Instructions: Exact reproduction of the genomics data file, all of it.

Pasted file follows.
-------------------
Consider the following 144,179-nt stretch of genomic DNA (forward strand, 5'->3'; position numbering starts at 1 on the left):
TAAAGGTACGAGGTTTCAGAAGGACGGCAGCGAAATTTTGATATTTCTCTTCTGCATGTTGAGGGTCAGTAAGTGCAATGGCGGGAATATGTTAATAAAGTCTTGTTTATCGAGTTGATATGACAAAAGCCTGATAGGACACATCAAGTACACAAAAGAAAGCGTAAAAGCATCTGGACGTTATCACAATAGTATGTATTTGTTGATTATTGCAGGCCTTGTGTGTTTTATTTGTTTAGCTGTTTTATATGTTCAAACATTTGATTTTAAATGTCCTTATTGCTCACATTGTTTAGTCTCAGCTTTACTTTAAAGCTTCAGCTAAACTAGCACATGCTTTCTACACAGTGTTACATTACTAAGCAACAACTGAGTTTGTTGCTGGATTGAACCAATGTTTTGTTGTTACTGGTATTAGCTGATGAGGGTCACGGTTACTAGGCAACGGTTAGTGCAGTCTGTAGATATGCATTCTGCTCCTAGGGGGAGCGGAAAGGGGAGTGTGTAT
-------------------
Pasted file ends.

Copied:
Consider the following 144,179-nt stretch of genomic DNA (forward strand, 5'->3'; position numbering starts at 1 on the left):
TAAAGGTACGAGGTTTCAGAAGGACGGCAGCGAAATTTTGATATTTCTCTTCTGCATGTTGAGGGTCAGTAAGTGCAATGGCGGGAATATGTTAATAAAGTCTTGTTTATCGAGTTGATATGACAAAAGCCTGATAGGACACATCAAGTACACAAAAGAAAGCGTAAAAGCATCTGGACGTTATCACAATAGTATGTATTTGTTGATTATTGCAGGCCTTGTGTGTTTTATTTGTTTAGCTGTTTTATATGTTCAAACATTTGATTTTAAATGTCCTTATTGCTCACATTGTTTAGTCTCAGCTTTACTTTAAAGCTTCAGCTAAACTAGCACATGCTTTCTACACAGTGTTACATTACTAAGCAACAACTGAGTTTGTTGCTGGATTGAACCAATGTTTTGTTGTTACTGGTATTAGCTGATGAGGGTCACGGTTACTAGGCAACGGTTAGTGCAGTCTGTAGATATGCATTCTGCTCCTAGGGGGAGCGGAAAGGGGAGTGTGTAT